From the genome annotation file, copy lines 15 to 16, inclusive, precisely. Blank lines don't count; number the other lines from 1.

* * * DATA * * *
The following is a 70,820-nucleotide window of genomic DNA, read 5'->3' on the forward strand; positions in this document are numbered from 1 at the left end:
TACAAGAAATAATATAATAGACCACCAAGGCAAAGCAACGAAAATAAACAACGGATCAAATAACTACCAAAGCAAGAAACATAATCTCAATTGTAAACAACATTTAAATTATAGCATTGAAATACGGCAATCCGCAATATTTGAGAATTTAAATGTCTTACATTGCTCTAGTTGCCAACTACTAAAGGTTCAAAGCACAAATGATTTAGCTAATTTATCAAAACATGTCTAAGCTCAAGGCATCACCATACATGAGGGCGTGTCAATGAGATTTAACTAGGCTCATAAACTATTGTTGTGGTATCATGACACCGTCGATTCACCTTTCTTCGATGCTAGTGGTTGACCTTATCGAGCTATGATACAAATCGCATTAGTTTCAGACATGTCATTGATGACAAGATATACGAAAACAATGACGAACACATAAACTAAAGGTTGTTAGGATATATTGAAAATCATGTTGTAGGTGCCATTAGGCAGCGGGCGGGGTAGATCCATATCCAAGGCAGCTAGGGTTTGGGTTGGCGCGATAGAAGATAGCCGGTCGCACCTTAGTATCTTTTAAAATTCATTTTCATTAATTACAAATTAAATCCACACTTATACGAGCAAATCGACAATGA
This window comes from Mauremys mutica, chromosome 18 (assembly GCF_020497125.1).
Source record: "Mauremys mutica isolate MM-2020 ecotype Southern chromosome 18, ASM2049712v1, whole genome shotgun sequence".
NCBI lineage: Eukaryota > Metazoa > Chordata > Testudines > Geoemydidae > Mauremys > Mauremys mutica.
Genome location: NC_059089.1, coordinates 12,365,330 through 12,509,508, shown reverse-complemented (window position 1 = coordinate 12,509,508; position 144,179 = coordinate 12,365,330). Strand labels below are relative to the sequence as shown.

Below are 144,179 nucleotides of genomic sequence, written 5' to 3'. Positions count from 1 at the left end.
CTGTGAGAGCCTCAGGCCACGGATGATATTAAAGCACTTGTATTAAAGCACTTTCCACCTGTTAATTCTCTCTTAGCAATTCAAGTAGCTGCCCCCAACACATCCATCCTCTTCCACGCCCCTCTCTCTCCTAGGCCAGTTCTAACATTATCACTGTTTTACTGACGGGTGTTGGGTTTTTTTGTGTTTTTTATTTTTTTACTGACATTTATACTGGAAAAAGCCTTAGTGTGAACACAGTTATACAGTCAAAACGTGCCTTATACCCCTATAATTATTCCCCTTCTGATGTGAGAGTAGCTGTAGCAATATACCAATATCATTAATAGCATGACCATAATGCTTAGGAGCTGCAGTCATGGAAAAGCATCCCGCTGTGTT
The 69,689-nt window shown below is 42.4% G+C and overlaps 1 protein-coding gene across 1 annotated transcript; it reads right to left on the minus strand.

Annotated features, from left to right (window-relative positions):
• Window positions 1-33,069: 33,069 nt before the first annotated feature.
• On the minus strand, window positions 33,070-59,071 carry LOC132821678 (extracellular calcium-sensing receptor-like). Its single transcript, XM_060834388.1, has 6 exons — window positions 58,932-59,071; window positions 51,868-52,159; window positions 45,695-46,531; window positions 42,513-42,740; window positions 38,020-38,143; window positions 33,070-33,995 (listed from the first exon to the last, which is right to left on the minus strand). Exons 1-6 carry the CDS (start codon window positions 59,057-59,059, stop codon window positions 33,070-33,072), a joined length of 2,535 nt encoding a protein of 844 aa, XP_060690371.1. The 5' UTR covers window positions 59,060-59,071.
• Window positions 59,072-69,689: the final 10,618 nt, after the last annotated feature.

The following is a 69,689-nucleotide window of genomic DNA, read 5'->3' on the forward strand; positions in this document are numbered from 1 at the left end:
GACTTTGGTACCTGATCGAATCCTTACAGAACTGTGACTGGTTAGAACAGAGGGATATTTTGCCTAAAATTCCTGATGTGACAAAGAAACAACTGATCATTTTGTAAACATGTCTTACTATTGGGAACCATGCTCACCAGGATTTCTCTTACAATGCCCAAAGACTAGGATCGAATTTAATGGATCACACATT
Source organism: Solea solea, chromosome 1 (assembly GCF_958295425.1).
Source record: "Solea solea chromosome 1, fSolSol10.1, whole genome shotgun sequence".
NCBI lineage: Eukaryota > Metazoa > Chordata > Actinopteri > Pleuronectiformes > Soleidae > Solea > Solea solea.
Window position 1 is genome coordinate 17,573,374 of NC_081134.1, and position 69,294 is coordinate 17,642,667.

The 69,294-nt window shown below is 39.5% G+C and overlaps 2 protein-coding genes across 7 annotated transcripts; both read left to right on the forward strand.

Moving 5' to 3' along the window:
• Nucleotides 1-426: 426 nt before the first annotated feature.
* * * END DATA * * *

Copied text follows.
GACTTTGGTACCTGATCGAATCCTTACAGAACTGTGACTGGTTAGAACAGAGGGATATTTTGCCTAAAATTCCTGATGTGACAAAGAAACAACTGATCATTTTGTAAACATGTCTTACTATTGGGAACCATGCTCACCAGGATTTCTCTTACAATGCCCAAAGACTAGGATCGAATTTAATGGATCACACATT
Source organism: Solea solea, chromosome 1 (assembly GCF_958295425.1).